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Tue Oct 30, 2012 7:46 pm Post

Speaking of going mad...

Worth a look if you've not played it before is Call of Cthulhu. It won't help so much in the 'auto plot generator' sense, but given its literary roots (it's based on the works of HP Lovecraft) it might be inspirational.

It's suitably generic: the edition I had back in the day had info to play in 1890s gaslight England, 1920s America and the modern day (well, the 1990s as it was then) I think they have since released extra packs for the Dark Ages, Roman Times and the future. As it's not a fantasy RPG (well, not Tolkien-esque fantasy), character generation is based less on classes such as barbarians, clerics and sorcerers and instead focused on the kind of careers that might cause you to stumble upon novelworthy events (journalists, PIs, etc etc).

The main reason I suggest it, though, is your worry that you have trouble making bad things happen to your characters. As the Wikipedia page suggests... Unlike other RPGs, "CoC assumed that most investigators would not survive, alive or sane, and that the only safe way to deal with the vast majority of nasty things described in the rule books was to run away. A well-run CoC campaign should engender a sense of foreboding and inevitable doom in its players." Sounds like just the inspiration you need.

If you are a gamer as well, it might be an interesting change of pace from your usual sessions. The rulebook comes with a three or four scenarios to play, and given the subject matter it might be a great one to try for Hallowe'en! I think Chaosium sells a pdf download version.
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Lord Lightning
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Tue Oct 30, 2012 8:17 pm Post

Scroll down here for lots of Cthulhu stuff:

http://rpg.drivethrustuff.com/index.php ... _10103_0_0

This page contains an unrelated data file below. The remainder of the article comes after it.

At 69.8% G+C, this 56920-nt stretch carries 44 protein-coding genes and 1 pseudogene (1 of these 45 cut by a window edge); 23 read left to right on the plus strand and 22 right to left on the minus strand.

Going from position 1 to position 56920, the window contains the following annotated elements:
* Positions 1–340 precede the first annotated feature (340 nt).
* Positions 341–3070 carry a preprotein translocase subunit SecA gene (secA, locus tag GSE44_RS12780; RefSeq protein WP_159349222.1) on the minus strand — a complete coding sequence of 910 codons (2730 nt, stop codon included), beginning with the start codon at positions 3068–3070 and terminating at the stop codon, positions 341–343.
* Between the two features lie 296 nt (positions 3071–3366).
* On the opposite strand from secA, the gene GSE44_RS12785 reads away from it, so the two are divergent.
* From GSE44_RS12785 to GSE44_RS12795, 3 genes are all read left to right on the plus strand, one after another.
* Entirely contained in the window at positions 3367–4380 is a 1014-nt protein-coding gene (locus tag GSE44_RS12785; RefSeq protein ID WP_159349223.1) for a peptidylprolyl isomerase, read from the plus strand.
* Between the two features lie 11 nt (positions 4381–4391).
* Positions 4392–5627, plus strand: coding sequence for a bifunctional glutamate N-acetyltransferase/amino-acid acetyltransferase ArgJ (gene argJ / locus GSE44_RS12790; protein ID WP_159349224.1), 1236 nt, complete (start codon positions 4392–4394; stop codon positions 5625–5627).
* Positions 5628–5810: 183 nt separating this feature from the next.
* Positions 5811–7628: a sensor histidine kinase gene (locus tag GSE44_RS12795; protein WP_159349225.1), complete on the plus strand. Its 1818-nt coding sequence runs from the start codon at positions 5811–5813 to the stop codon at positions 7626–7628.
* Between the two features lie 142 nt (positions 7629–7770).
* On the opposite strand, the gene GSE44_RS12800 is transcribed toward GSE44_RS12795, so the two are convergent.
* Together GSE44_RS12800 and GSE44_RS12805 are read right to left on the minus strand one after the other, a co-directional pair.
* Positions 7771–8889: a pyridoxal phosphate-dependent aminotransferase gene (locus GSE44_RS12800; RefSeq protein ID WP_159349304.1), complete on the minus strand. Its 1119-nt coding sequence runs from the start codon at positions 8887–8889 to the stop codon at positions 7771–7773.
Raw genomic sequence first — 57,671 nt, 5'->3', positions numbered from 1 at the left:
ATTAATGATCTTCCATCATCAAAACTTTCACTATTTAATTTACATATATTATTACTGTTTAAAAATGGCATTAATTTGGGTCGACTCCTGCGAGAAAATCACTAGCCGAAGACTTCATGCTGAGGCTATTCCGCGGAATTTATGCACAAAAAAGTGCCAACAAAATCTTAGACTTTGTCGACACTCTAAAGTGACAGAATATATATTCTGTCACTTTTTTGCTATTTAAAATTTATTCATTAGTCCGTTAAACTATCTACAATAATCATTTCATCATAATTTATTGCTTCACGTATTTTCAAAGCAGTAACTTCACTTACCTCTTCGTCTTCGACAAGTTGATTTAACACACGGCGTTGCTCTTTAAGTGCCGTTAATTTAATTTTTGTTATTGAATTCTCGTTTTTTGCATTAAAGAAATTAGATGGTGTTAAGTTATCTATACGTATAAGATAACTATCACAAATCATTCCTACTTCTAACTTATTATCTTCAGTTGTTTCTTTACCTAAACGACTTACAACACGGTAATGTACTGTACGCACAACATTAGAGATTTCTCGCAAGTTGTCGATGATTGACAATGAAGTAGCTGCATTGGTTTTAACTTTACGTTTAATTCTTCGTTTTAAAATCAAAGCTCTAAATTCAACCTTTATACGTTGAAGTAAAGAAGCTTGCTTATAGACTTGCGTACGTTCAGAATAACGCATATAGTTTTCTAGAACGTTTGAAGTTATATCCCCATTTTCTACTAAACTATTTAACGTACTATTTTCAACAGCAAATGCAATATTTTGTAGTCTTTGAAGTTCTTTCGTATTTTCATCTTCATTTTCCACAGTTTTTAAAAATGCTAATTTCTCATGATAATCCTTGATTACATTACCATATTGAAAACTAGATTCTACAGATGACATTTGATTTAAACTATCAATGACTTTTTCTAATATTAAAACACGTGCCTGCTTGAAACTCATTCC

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Thu Nov 08, 2012 1:09 pm Post

StaceyUK wrote:This is a probably stupid question but I'm going to ask it anyway. Is there a generic rpg system that I use to create characters and plot by rolling a dice. Feel it may assist me in doing bad things to my characters. Not even sure if such a thing exists.

Basically is there a generic RPG system out there that will help me create my own stories? I struggle to do bad things to my characters sometimes. I could let the dice help me decide their fate. BWAHAHAHA!


Both GURPS (Generic Universal RolePlaying System) and FATE are specifically designed to be generic systems that can be used in any setting, the later one is also free. They both have setting books, but the base rules accommodate easily using them in your own settings and worlds.

GURPS
http://www.sjgames.com/gurps/

FATE
http://www.faterpg.com/
http://www.faterpg.com/dl/

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garpu
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Fri Nov 09, 2012 3:14 am Post

AmberV wrote:I went a little overboard with it for my 2006 NaNo. I developed a 71 card spread, with the 72nd withheld for the protagonist. So I had 71 scenes, all interlocked in a hexagon diagram. It was a lot of fun, but pretty... random. Fortunately the story was told from within the mind of one who had gone mad, so that didn't matter.


That sounds like it would be a fun exercise...
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StaceyUK
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Fri Nov 09, 2012 3:02 pm Post